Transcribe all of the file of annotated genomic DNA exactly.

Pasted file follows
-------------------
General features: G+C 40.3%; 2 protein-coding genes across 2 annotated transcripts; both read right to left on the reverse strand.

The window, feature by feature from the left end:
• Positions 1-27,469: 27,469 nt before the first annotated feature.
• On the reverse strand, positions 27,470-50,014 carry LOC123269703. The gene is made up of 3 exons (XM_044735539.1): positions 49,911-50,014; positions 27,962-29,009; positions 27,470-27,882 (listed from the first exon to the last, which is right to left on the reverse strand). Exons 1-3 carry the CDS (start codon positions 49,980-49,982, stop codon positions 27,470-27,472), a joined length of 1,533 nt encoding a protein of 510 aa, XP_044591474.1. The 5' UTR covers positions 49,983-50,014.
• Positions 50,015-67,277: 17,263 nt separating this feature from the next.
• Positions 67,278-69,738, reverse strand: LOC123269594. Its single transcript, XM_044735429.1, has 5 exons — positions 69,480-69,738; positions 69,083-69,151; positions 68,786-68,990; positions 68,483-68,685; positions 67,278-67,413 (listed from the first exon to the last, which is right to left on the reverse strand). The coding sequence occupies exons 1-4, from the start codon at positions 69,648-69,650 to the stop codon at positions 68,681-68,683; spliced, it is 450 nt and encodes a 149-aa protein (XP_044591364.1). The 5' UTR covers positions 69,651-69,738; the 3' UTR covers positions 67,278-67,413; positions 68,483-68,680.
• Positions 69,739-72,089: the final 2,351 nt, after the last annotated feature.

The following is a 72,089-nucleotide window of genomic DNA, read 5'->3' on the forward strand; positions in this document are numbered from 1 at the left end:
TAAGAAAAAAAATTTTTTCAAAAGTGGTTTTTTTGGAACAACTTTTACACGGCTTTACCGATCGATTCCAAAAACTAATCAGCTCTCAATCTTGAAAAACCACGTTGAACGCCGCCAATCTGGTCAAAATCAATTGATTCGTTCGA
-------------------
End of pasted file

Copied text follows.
General features: G+C 40.3%; 2 protein-coding genes across 2 annotated transcripts; both read right to left on the reverse strand.

The window, feature by feature from the left end:
• Positions 1-27,469: 27,469 nt before the first annotated feature.
• On the reverse strand, positions 27,470-50,014 carry LOC123269703. The gene is made up of 3 exons (XM_044735539.1): positions 49,911-50,014; positions 27,962-29,009; positions 27,470-27,882 (listed from the first exon to the last, which is right to left on the reverse strand). Exons 1-3 carry the CDS (start codon positions 49,980-49,982, stop codon positions 27,470-27,472), a joined length of 1,533 nt encoding a protein of 510 aa, XP_044591474.1. The 5' UTR covers positions 49,983-50,014.
• Positions 50,015-67,277: 17,263 nt separating this feature from the next.
• Positions 67,278-69,738, reverse strand: LOC123269594. Its single transcript, XM_044735429.1, has 5 exons — positions 69,480-69,738; positions 69,083-69,151; positions 68,786-68,990; positions 68,483-68,685; positions 67,278-67,413 (listed from the first exon to the last, which is right to left on the reverse strand). The coding sequence occupies exons 1-4, from the start codon at positions 69,648-69,650 to the stop codon at positions 68,681-68,683; spliced, it is 450 nt and encodes a 149-aa protein (XP_044591364.1). The 5' UTR covers positions 69,651-69,738; the 3' UTR covers positions 67,278-67,413; positions 68,483-68,680.
• Positions 69,739-72,089: the final 2,351 nt, after the last annotated feature.

The following is a 72,089-nucleotide window of genomic DNA, read 5'->3' on the forward strand; positions in this document are numbered from 1 at the left end:
TAAGAAAAAAAATTTTTTCAAAAGTGGTTTTTTTGGAACAACTTTTACACGGCTTTACCGATCGATTCCAAAAACTAATCAGCTCTCAATCTTGAAAAACCACGTTGAACGCCGCCAATCTGGTCAAAATCAATTGATTCGTTCGA